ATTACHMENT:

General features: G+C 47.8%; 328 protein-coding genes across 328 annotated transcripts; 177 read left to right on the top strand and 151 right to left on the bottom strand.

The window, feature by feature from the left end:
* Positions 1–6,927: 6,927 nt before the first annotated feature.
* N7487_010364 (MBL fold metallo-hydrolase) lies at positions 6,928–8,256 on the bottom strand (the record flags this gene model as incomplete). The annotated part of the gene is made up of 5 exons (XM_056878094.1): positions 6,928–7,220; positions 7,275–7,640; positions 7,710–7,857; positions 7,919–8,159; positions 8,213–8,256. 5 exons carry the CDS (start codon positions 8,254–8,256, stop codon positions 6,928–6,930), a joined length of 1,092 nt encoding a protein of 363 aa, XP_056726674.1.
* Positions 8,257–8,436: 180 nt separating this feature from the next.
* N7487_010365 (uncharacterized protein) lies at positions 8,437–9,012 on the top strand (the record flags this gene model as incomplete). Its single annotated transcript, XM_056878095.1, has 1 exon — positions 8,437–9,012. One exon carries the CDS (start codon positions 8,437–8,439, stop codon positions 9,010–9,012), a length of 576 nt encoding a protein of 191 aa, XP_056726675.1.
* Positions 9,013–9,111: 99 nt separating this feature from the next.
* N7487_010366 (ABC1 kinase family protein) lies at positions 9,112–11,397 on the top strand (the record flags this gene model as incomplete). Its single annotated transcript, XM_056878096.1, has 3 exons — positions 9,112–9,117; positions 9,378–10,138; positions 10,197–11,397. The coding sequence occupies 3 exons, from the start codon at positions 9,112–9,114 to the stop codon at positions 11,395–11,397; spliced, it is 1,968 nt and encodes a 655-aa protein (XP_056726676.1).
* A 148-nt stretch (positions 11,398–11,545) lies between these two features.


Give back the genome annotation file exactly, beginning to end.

General features: G+C 47.8%; 328 protein-coding genes across 328 annotated transcripts; 177 read left to right on the top strand and 151 right to left on the bottom strand.

The window, feature by feature from the left end:
* Positions 1–6,927: 6,927 nt before the first annotated feature.
* N7487_010364 (MBL fold metallo-hydrolase) lies at positions 6,928–8,256 on the bottom strand (the record flags this gene model as incomplete). The annotated part of the gene is made up of 5 exons (XM_056878094.1): positions 6,928–7,220; positions 7,275–7,640; positions 7,710–7,857; positions 7,919–8,159; positions 8,213–8,256. 5 exons carry the CDS (start codon positions 8,254–8,256, stop codon positions 6,928–6,930), a joined length of 1,092 nt encoding a protein of 363 aa, XP_056726674.1.
* Positions 8,257–8,436: 180 nt separating this feature from the next.
* N7487_010365 (uncharacterized protein) lies at positions 8,437–9,012 on the top strand (the record flags this gene model as incomplete). Its single annotated transcript, XM_056878095.1, has 1 exon — positions 8,437–9,012. One exon carries the CDS (start codon positions 8,437–8,439, stop codon positions 9,010–9,012), a length of 576 nt encoding a protein of 191 aa, XP_056726675.1.
* Positions 9,013–9,111: 99 nt separating this feature from the next.
* N7487_010366 (ABC1 kinase family protein) lies at positions 9,112–11,397 on the top strand (the record flags this gene model as incomplete). Its single annotated transcript, XM_056878096.1, has 3 exons — positions 9,112–9,117; positions 9,378–10,138; positions 10,197–11,397. The coding sequence occupies 3 exons, from the start codon at positions 9,112–9,114 to the stop codon at positions 11,395–11,397; spliced, it is 1,968 nt and encodes a 655-aa protein (XP_056726676.1).
* A 148-nt stretch (positions 11,398–11,545) lies between these two features.